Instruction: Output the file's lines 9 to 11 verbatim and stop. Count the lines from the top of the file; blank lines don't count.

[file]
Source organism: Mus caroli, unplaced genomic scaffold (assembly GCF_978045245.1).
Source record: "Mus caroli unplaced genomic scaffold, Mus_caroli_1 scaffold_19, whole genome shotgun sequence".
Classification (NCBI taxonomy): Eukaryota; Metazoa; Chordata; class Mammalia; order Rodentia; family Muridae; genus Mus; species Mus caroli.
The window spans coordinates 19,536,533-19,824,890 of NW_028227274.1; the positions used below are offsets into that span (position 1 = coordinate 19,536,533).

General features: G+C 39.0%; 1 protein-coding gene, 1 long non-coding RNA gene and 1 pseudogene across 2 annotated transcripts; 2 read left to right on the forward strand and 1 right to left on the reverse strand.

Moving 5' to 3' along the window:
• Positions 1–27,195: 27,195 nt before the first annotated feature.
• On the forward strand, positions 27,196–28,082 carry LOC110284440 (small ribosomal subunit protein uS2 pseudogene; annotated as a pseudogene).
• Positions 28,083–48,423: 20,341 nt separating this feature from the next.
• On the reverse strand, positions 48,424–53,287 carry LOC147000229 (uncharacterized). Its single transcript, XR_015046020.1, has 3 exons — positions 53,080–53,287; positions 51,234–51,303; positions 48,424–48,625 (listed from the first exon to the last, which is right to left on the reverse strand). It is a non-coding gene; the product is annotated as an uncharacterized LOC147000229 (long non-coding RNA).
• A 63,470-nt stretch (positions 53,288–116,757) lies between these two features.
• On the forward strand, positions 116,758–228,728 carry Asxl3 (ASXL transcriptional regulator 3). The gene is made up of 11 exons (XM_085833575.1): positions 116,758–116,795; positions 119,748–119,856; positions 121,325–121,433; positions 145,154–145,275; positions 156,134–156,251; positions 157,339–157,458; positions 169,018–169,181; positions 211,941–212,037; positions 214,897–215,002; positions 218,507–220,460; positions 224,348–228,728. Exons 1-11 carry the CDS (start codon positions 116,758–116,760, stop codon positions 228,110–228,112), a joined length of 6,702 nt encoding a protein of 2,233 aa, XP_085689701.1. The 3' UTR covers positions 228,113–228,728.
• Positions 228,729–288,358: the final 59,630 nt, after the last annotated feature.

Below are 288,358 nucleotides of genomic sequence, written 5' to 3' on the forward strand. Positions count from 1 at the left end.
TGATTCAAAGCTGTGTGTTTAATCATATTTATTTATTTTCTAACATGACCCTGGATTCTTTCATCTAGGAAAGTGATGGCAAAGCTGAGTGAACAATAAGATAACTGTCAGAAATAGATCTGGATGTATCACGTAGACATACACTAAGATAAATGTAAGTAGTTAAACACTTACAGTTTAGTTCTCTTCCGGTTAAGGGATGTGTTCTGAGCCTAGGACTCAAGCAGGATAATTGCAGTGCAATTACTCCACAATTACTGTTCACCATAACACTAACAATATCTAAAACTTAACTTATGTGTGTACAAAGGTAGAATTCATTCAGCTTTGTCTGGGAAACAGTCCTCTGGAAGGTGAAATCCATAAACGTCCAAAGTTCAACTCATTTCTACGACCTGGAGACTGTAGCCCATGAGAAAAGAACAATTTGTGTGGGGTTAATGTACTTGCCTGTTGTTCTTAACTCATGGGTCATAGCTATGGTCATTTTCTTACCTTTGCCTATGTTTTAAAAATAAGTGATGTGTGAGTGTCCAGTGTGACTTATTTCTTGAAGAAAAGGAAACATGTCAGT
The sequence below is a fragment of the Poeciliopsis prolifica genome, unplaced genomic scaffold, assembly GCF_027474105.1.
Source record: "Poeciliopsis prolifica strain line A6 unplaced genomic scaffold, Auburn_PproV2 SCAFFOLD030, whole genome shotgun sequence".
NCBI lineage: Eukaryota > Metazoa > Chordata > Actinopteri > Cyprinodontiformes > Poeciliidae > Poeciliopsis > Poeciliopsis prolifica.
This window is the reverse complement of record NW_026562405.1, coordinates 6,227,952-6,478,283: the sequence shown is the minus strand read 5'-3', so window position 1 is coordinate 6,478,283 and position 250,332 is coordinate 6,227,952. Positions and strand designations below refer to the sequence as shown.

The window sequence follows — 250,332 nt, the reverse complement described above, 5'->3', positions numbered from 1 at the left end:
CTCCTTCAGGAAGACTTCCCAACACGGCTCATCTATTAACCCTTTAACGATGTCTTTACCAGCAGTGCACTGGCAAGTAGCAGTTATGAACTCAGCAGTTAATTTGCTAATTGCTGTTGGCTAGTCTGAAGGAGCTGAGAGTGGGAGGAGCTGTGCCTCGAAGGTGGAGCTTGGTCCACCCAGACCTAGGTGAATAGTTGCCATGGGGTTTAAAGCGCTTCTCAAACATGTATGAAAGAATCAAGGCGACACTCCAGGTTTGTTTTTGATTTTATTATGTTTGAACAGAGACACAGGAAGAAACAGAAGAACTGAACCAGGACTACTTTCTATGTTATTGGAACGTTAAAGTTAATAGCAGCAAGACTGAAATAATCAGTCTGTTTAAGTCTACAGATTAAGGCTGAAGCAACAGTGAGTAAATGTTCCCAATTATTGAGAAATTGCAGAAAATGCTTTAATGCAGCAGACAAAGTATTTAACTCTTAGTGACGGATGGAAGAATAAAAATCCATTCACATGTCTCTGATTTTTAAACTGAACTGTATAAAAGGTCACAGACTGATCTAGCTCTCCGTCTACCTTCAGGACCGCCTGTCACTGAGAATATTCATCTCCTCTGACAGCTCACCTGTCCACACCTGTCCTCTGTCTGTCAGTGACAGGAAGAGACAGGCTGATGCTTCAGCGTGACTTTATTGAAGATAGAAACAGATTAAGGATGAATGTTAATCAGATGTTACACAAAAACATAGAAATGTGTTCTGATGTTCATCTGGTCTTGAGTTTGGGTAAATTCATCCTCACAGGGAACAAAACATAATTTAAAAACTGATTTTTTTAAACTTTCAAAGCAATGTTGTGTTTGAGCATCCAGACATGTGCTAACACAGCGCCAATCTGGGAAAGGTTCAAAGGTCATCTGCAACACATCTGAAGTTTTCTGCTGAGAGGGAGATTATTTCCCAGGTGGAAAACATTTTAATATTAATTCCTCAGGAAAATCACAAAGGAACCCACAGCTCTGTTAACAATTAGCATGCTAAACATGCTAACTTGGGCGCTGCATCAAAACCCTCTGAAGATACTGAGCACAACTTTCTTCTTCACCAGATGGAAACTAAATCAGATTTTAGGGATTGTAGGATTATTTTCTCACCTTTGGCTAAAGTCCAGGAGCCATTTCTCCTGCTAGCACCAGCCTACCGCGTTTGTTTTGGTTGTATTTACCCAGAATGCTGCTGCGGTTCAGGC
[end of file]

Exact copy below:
• Positions 28,083–48,423: 20,341 nt separating this feature from the next.
• On the reverse strand, positions 48,424–53,287 carry LOC147000229 (uncharacterized). Its single transcript, XR_015046020.1, has 3 exons — positions 53,080–53,287; positions 51,234–51,303; positions 48,424–48,625 (listed from the first exon to the last, which is right to left on the reverse strand). It is a non-coding gene; the product is annotated as an uncharacterized LOC147000229 (long non-coding RNA).
• A 63,470-nt stretch (positions 53,288–116,757) lies between these two features.